Lord David Frost will take a “more assertive stance” in managing EU relations than his predecessor Michael Gove, according to allies of the lead negotiator for last year’s trade deal.
Frost takes up his position leading EU relations at the beginning of March and will oversee the implementation of the trade deal he negotiated.
He will also be responsible for talks on easing trade restrictions between Great Britain and Northern Ireland.
An ally of Frost has told the Times that the former negotiator will not replicate Gove’s “chummy” approach with EC vice president Maros Sefcovic.
“He thinks Michael’s been too weak and should have done more to capitalise when the EU almost invoked article 16 [of the NI Protocol] over coronavirus vaccine exports,” they said.
“He wants to effectively renegotiate the Protocol, so that it does what the prime minister promised.”
Diplomats and industry leaders have expressed caution over his appointment, the FT reports.
However, Sir Ivan Rogers, a former UK ambassador to the EU, said Frost’s appointment would add to the “residual distrust” between London and Brussels on Northern Ireland.
Lord Kim Darroch, another former UK ambassador to the EU, said: “David is a former colleague and I wish him well, but I’m concerned that this move will sacrifice the relationship Michael Gove was developing with Maros Sefcovic.”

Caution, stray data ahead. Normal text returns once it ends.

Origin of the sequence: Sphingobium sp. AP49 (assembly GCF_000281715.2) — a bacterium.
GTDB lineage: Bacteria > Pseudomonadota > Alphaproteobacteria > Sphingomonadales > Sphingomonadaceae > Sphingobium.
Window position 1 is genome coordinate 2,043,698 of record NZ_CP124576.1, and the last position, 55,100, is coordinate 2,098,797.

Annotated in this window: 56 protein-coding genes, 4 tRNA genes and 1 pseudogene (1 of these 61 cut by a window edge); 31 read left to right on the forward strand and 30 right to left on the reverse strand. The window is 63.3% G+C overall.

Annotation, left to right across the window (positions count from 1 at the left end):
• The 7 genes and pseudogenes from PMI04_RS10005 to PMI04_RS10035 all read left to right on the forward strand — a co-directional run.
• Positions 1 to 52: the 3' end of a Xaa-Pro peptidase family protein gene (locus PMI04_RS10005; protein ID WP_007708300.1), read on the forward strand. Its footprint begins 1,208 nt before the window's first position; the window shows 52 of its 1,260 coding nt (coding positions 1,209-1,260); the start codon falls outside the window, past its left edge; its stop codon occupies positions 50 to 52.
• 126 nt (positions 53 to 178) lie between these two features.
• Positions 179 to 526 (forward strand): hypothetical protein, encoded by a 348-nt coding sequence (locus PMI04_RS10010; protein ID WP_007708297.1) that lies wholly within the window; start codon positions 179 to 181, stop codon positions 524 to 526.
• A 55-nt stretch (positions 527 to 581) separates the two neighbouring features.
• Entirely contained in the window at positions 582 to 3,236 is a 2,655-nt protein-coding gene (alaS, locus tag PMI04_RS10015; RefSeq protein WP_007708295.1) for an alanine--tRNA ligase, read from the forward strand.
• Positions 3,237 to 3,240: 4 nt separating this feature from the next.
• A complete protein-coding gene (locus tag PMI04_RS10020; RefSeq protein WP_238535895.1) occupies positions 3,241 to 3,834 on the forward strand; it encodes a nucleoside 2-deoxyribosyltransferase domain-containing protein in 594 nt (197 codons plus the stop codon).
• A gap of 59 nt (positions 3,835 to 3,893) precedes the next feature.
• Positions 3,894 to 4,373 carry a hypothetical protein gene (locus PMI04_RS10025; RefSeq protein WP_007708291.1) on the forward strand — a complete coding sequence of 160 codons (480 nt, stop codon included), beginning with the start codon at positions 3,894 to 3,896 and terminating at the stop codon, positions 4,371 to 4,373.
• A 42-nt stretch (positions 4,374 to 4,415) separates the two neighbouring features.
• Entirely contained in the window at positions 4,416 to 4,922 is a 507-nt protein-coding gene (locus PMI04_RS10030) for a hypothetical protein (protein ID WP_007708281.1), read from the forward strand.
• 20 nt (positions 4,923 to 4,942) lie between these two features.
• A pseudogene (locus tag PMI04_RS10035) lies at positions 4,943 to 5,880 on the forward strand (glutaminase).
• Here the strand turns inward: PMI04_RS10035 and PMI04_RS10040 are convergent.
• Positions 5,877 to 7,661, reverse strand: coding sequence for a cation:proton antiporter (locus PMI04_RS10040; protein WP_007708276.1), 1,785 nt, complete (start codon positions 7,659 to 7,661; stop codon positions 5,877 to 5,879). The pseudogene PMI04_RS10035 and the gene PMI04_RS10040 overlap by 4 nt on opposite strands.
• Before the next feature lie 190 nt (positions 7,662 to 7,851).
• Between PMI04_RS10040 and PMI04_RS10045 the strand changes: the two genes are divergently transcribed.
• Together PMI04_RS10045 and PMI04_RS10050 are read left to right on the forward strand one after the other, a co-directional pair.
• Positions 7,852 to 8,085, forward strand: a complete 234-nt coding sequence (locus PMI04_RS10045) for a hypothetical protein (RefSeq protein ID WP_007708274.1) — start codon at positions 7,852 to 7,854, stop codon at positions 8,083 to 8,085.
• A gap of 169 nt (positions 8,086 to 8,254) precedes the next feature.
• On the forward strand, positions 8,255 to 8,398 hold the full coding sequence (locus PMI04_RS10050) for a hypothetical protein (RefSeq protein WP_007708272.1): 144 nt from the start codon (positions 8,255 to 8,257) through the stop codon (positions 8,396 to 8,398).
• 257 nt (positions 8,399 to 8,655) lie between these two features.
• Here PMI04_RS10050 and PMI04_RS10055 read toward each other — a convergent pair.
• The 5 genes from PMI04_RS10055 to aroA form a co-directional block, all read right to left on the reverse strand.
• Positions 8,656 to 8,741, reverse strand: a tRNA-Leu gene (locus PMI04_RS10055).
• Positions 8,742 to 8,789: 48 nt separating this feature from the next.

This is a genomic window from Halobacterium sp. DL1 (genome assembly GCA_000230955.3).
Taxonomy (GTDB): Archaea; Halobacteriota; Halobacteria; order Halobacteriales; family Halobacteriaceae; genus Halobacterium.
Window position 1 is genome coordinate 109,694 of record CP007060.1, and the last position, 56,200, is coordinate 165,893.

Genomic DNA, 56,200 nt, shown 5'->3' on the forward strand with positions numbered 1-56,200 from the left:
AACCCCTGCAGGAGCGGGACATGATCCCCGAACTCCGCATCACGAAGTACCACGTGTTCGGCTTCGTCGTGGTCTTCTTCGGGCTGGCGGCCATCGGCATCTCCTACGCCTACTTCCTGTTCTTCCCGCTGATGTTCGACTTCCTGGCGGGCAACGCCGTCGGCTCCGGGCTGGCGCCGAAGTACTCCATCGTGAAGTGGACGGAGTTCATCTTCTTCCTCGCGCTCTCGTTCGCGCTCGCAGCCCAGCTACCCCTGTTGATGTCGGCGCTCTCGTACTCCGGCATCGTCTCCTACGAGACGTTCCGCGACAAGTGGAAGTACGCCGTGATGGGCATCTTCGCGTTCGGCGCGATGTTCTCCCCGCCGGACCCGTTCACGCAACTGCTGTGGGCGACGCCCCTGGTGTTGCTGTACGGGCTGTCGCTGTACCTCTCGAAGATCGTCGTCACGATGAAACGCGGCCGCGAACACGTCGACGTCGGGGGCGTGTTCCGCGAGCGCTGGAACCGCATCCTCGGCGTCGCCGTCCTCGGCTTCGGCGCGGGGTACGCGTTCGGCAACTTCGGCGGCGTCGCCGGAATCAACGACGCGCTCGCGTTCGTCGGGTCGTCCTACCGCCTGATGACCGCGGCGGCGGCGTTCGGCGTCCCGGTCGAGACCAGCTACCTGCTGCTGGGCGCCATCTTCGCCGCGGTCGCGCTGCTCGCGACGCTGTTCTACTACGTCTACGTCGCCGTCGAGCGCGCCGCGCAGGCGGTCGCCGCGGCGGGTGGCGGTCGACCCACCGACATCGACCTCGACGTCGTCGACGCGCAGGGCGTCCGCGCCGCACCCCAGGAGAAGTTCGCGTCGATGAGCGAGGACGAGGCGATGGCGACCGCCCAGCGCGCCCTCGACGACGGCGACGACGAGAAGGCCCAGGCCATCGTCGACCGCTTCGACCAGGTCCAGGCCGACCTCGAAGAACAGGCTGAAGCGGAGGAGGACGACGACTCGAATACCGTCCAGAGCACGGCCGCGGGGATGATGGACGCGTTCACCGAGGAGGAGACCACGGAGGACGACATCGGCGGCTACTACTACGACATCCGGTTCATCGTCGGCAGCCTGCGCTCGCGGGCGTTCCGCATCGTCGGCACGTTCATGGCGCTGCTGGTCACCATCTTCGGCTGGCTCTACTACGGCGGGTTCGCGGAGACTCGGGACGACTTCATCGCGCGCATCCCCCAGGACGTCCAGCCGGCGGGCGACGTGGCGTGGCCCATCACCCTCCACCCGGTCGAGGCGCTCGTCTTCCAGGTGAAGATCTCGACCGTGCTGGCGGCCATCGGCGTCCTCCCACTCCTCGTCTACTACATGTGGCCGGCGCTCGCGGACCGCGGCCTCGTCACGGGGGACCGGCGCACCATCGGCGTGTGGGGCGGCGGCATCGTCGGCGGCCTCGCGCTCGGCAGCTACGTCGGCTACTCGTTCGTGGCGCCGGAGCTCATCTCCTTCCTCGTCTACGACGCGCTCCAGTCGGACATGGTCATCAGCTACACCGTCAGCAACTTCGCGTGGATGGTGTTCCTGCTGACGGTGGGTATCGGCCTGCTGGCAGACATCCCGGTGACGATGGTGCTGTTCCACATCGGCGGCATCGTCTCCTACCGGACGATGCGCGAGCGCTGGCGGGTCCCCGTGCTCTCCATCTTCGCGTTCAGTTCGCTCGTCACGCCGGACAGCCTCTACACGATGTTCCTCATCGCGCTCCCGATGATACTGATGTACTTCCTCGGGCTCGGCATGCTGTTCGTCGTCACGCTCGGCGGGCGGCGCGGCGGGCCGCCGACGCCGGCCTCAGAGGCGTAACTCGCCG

Sefcovic and Gove held their final meeting together of the Joint Committee on UK-EU trade dealings yesterday (18 February).
Afterwards, businesses that participated were optimistic that barriers in Northern Ireland could be eased, the Guardian reports.
Aodhán Connolly, the director of Northern Ireland’s retail consortium, said: “The messages that we are working as hard as we can, but that we need support to make it work, really seemed to resonate with both of them.”
Sefcovic tweeted that the meeting had been constructive and parties were committed to finding pragmatic solutions.
Meanwhile, economic development agency Invest NI is promoting the region's “unique” post-Brexit trading position.
A new webpage, published this week, boasts of “unfettered” market access to both Great Britain and the EU, and says the region “can become a gateway for the sale of goods to two of the world’s largest markets.”